quick tutorial on rosin?

Discussion in 'Bows and Rosin [DB]' started by cinderjack, Dec 28, 2007.

  1. cinderjack


    Dec 28, 2007
    I got a bow for Christmas. I'm new to bowing (have played bluegrass up until now), so I have a couple questions about rosin:
    1) can I use the rosin that I've been using on my violin bow? Or do I have to use bass rosin?
    2) if violin rosin is bad and I've already put some on the bass bow, do I need to try to remove it somehow? Or can I just put some bass rosin on top?
  2. You probably won't get enough grip to make it work well, at least on a new bow. Violin rosin is much harder than most bass rosins (at least rosin that isn't ancient). It'll be good enough to get you through trying the bow over the holidays at least.

    Some bass players use violin/cello rosin for solo playing, Bernadel seems to be more popular (I use it for violin and sometimes for bass). So i don't think you are doing anything wrong using your violin rosin for now.

    When you need to get the low strings going reliably, it seems that you just need something stickier than violin rosin. For the bass, I usually use Oak medium or Carlson bass rosin (they are harder than Pops, which may be the most popular one).
  3. You can use violin rosin, and that will get you started, but you don't want to use too much of it. There's no reasonable way to get it off, although you can flick all the dust off by running a fingernail crossways over the hair a bit. When you do get some bass rosin, which you should do as soon as you reasonably can, the less violin rosin is left in the bow the sooner the bass rosin will start working properly. You'll understand the difference immediately, there's much more grip. One time a violin player borrowed my rosin, he broke a string almost instantly (and the sound was appalling).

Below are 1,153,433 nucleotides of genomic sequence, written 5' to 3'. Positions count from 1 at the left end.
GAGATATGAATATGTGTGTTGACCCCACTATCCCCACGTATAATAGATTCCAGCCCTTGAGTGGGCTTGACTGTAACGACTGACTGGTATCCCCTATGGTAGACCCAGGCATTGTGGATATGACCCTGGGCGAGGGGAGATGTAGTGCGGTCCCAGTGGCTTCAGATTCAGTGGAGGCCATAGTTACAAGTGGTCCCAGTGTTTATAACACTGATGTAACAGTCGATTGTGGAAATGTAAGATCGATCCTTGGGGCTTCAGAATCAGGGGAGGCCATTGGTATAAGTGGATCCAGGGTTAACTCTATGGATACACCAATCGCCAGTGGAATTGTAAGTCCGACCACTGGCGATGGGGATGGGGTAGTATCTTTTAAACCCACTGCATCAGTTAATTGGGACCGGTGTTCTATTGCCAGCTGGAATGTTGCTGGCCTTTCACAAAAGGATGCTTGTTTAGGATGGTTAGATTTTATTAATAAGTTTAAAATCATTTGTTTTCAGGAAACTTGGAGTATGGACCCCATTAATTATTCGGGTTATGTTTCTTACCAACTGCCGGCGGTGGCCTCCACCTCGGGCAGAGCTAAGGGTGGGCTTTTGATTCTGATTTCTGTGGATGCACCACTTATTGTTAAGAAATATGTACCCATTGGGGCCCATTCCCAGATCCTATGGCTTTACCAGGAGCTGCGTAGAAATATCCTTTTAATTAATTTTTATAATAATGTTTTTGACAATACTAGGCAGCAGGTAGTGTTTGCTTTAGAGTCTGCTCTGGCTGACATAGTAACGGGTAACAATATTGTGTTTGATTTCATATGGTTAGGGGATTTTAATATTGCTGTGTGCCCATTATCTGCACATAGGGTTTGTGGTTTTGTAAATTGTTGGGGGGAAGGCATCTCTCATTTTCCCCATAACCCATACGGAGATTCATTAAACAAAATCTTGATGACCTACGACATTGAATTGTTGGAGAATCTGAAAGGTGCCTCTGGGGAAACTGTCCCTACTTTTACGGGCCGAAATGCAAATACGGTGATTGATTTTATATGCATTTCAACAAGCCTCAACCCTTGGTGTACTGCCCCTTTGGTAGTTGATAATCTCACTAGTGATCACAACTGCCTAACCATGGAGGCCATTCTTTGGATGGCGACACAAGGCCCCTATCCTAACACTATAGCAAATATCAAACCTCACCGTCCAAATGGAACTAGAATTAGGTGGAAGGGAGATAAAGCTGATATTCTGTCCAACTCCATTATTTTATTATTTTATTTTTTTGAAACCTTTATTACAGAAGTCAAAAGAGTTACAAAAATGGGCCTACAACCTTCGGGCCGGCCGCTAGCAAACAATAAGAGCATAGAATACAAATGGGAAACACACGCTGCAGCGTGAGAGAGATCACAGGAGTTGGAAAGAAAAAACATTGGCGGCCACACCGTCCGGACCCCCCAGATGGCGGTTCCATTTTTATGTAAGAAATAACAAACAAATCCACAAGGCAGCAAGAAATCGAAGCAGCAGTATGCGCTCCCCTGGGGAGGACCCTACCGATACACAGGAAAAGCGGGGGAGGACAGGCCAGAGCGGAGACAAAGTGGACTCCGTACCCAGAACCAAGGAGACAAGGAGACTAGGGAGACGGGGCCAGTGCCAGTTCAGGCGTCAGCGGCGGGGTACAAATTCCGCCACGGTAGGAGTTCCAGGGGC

4. Pops bass rosin is always a good bet. Start with that, then you can experiment with other brands, like Kolstein, Carlssons, or Nymans. the best place to get Pops is www.bassrosin.com, they ship the freshest batches immediately after production.
  5. I made the mistake of letting someone (a violinist of course) put violin rosin on my bass bow once. It wore off in a fairly short time, no big deal for sure, but I really hated that stuff;- loads of powdery stuff and no grip whatsoever on the low notes.

    Oak rosin is my preference now. Pops & Carlsson also worked OK for me. Depending on your strings, bow hair, and even the bow quality, I think you should try a handful of different kinds, just to see what's out there. Among different kinds of bass rosin, there are some pretty big differences. Check out some of the other threads in this section of the forum and you will find almost every kind of rosin discussed.
  6. Yeah, violin rosin won't do much. I advise against Pop's; it's pretty messy stuff. I'd say start with Nymans, and if that's not sticky enough, go to Carlson. Apply with a hefty downstroke, not back and forth like a cello bow. Pretend you're playing Mahler or something. If you want to get serious about it, try different rosins on fresh rehairs of the same batch of hair, but that's pretty serious. You can also try all the different varieties of hairs out there, in combination with various rosins. Have fun! :D
  7. I am using Oak now, which is just great. Pops is the normal bass brand, and works good. I would start with that. it is very common (you can get it anywhere) and grips well, which really helps in the beginning. Try the fancy stuff later if the pops is not working well for you.
  8. BMason


    Oct 1, 2006
    Houston, TX
    After about seven years of Pops, I tried Oak Soft. The grip is almost immeasurably less, making it a better all-purpose cake. It is now my primary rosin. That being said, I just gotta have my Pops for Brahms and Strauss. There's simply no other way.
  9. I am getting more grip than with pops but a much smoother sound, with a lot of Oak soft with just a few swipes of med. every once and a while.
    Pops is great and really grabs, it probably is not worth ordering a two $20 cakes of Oak just to get started. Pops will do fine.